FINANCIAL AID BASICS As I said above, the purpose of this website is to help families save on college, not save for college. Indeed, the Great Recession has turned into the Continuous Recession for many American families, and none of us has saved as much as we wanted for our children's education. But we're all in the same boat. So relax, throw your regrets over the side, and realize this. The college financial aid system in America is not based on guilt, it's based on generosity. Also, the colleges in that system aren't competing for us parents, they're competing for our kids. And whether we're depressed by guilt - or even thrilled by self-righteousness - means absolutely nothing to the colleges competing for our kids. Those colleges compete for our kids with their campuses, their faculties, and their programs, but they also compete with their financial aid. And our job as parents is to let them do so, to not let our feelings stand in the way of that competition, but to facilitate that competition for the benefit of our kids. In fact, I think you will realize while reading this site that interesting and effective students are in great demand, and your most efficient college savings plan is helping your own children become more interesting and effective students. Now, before we get too deeply into our topic, let's make sure we cover the basics. When I started helping my son with his college search six years ago, I found that almost everything I thought I knew about college financial aid was the opposite of reality. The truth was usually counter-intuitive, the opposite of what I expected. So, here's a list of what I wish I'd known about college financial aid six years ago when I started helping my son: 1. Although the published cost of privately-funded colleges will usually be much higher than the published cost of publicly-funded schools, especially for those in your home state, the financial aid offered by private schools to middle and lower income American families will frequently more than cover the difference. So, be prepared for good news, and don't be surprised if private colleges are your family's most affordable college alternatives. 2. There are two primary types of financial aid, need-based aid and merit-based aid. Financial aid departments at colleges determine the amount of need-based aid, and they typically base their decisions on a financial aid application filed with them by the students - really their parents - as supported by the federal government's Free Application for Federal Student Aid, or FAFSA. 3. Families input their financial data into the FAFSA, and its final product is the Expected Family Contribution, or EFC. That's the amount that the parents and the student are expected to contribute annually toward that student's education. Although the EFC is supposed to include both the parents' and the student's contributions, the estimated amount of student earnings in the more commonly used Federal Methodology is so low, $100 per year, that parents should think of their EFC's as the estimate of their contribution only. 4. The actual FAFSA is formal, it isn't anonymous, and it allows only a limited number of modifications before it gets strange, so I recommend starting with one of the easy EFC Estimators included in some college NPC programs. Some of these EFC Estimators are inaccurate, but last year I found the EFC Estimators within the NPC's of the Universities of California at Berkeley and Los Angeles to be highly accurate. The stand-alone EFC Estimator on the University of Washington's NPC page is nearly as accurate while also being the easiest to use. 5. To give you an idea of EFC amounts for various income levels, here's a table that I prepared in early 2015 showing EFC estimates for nine hypothetical families with incomes from $40,000 to $200,000 per year. I did the data for this table for a press release covering an error in the FAFSA - it was corrected soon afterwards - and I used the College Board's very accurate EFC Estimator for my research. A link to that program is included in the table.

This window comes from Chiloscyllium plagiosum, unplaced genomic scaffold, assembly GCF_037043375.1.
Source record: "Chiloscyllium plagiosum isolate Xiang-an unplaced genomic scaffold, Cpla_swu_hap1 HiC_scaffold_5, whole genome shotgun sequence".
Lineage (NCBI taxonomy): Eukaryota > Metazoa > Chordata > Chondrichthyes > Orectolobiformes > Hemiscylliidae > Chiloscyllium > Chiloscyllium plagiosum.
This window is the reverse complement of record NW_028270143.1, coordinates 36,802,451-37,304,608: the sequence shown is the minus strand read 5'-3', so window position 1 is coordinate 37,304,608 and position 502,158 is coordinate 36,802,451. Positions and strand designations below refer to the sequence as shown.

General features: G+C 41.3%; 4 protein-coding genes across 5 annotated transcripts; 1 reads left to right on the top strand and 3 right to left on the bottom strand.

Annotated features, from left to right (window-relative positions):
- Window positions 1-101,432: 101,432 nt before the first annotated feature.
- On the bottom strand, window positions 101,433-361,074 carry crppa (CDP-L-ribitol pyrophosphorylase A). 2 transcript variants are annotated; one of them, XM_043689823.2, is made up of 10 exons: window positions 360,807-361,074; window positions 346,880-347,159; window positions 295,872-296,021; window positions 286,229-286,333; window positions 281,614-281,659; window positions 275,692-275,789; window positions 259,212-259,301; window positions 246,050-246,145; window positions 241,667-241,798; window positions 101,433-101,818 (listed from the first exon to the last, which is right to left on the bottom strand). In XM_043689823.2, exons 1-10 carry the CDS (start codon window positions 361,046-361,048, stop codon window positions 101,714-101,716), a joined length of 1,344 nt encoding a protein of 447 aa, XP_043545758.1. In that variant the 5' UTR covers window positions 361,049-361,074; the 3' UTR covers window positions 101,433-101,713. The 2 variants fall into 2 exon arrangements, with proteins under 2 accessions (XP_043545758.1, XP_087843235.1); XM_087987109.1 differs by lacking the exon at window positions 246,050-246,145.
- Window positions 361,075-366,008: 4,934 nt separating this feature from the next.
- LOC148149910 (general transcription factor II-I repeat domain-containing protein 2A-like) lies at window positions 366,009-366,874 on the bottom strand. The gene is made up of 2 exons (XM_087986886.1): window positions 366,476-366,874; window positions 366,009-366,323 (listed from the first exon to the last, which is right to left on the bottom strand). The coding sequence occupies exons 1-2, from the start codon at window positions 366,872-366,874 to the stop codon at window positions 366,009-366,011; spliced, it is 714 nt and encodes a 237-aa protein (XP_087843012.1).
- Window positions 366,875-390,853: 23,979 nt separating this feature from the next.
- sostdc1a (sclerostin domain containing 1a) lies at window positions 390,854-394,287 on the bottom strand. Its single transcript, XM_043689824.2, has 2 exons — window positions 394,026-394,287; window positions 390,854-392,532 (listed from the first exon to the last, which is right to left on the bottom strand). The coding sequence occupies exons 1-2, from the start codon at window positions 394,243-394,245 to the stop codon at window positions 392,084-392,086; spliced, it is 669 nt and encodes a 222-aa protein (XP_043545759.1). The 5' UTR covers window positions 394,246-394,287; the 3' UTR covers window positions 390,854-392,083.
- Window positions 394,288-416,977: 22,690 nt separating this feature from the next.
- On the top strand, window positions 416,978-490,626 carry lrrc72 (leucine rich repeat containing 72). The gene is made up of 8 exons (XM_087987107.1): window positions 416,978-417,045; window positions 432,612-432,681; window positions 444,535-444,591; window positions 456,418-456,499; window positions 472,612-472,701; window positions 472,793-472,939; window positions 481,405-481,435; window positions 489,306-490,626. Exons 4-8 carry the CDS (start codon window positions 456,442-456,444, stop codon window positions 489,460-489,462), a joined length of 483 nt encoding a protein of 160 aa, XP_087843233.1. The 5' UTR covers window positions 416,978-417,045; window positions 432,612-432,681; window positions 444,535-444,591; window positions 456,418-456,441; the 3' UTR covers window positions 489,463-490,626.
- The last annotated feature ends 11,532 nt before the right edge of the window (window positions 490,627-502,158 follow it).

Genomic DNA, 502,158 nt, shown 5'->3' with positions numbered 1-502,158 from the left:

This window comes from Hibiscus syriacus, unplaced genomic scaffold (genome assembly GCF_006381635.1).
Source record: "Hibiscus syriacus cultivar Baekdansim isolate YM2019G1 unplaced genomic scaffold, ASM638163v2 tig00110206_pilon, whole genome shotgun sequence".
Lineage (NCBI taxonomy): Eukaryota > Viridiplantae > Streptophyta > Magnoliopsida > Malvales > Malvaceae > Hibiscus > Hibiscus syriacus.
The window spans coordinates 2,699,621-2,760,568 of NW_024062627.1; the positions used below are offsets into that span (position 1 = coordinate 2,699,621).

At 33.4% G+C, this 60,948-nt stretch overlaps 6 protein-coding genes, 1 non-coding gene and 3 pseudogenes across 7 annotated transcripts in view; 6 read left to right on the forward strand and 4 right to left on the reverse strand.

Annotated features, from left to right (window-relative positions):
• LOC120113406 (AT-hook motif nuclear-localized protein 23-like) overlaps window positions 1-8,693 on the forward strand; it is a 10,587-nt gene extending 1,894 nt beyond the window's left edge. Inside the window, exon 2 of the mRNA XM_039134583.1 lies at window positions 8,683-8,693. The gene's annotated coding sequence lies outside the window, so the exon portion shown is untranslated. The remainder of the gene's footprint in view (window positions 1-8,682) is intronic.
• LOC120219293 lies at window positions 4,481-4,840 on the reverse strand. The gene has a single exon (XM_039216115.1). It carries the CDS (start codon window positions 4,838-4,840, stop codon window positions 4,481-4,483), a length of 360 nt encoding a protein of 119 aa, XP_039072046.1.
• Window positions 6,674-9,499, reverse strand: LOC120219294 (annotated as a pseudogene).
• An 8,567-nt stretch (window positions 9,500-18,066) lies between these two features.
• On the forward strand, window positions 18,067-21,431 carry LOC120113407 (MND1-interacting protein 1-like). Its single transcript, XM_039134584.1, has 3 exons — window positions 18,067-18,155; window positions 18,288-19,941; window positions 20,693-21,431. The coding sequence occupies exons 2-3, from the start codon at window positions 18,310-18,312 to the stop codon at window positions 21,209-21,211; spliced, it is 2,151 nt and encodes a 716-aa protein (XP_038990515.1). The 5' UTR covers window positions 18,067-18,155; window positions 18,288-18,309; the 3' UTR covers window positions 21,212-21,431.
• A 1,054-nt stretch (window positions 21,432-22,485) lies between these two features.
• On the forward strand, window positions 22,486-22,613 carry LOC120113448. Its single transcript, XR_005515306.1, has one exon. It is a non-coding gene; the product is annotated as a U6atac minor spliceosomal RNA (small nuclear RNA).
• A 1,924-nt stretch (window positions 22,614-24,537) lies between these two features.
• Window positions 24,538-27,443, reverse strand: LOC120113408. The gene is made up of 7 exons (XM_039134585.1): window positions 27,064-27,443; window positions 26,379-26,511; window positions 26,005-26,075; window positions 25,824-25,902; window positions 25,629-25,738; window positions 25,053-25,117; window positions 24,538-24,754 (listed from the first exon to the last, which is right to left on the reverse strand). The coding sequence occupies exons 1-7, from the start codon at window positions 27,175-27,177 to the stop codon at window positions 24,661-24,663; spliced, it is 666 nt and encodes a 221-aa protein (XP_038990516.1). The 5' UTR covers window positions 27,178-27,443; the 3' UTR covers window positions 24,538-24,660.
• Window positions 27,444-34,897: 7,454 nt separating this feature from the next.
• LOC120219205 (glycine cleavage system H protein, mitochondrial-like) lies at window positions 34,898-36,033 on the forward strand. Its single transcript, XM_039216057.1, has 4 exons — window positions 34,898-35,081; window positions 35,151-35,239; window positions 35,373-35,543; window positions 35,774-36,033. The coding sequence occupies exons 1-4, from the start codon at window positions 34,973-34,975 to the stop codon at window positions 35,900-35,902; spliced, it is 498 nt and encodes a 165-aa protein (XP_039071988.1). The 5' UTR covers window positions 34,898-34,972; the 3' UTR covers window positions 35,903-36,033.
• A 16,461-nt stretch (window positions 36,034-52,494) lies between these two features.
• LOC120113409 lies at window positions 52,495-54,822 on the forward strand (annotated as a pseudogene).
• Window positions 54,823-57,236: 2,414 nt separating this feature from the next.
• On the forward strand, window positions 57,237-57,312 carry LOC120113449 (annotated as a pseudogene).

Obviously, your actual EFC will depend on your personal financial information, but you can see from that table that EFC goes up as the parents' income goes up, both as a dollar amount and as a percentage. Some of you are also probably wondering why families earning $200,000 per year bother with the FAFSA at all. You may be asking, "Don't they just pay the 'sticker price'?" Well, that depends on the school. Some of the most generous schools still cover significant costs like Room & Board at an income of $200,000 while, at the other end of the income spectrum, some schools offer none of their own aid to students from families earning $40,000. It just depends on the school. 6. Unlike need-based aid, the admissions and academic departments of colleges determine the amount of any merit-based aid they offer their students, if that college offers any merit-based aid at all. Merit-based aid is not dependent on need, and it will be the same amount for all students demonstrating the same merit, whether they are from higher or lower income families. Merit-based aid at the colleges offering it can be as significant as need-based aid, and - as with need-based scholarships - full-ride merit-based scholarships are not unusual. 7. Net Price Calculators on college websites provide 97% accurate estimates of both the need- and most of the merit-based aid that will be offered to those students by that school if they are accepted for admission. So, NPC's are the best way to develop a list of where to apply, but NPC results are not final financial aid offers, and students and parents need to file formal financial aid applications at each school after the students have actually applied for admission. This is usually done in January or February. 8. The vast majority of college financial aid comes from the colleges themselves through their admission and financial aid departments, and it does not come from outside scholarships. In fact, colleges typically deduct outside aid from the amount of need-based aid they offer their students, and this makes a lot of sense. Outside aid reduces need, which will typically reduce need-based aid at the colleges by the same amount as the outside aid received. 9. Well-meaning community service organizations and businesses, however, continue to offer lots and lots of small-dollar outside scholarships, not knowing that they will be deducted from the colleges' regular aid packages. Realistically, the only students who should apply for them are students who don't really need them. 10. Published college aid ratings are usually based on the average aid-per-student at the schools, making those ratings automatically suspect, and they will usually be inaccurate for your students. Do your own NPC's to get data that will be accurate for your students at your target schools, and don't rely on published financial aid ratings. 11. You will find that almost all colleges claim to offer generous financial aid, and about a third of them really do. The actual variance in the amount of financial aid offered by American colleges is absolutely huge, even among similar schools, organized in similar ways, doing similar things. Differences of $30,000 per year in Remaining Balances, my Mom-Dad-or-Borrow column, are not unusual at all. 12. Some colleges are "need-blind" and some are "need-aware." This means that some schools have enough resources to not consider whether a student can afford the school, while some schools have to factor in the students' ability to pay in their admissions decisions. But I have found that the amount of individual financial aid offers are unaffected by the schools' policies in this regard, and the policy won't matter to accepted applicants at all, because once you're in, you're in. 13. I have never found an accurate list of "no-loan colleges", but I don't think it matters. In fact, I've found that it's not unusual for loan-inclusive schools to make no-loan financial aid offers to students, meaning offers that are generous enough to not require any student or parent loans. So, what matters isn't whether a college is or claims to be a no-loan school, what matters is whether that school makes your student a no-loan offer. 14. What I consider a no-loan offer, by the way, is one where the Remaining Balance, my Mom-Dad-or-Borrow column, is not greater than the Expected Family Contribution, and you will see plenty of examples in my Expected Loan Compilations in the next section.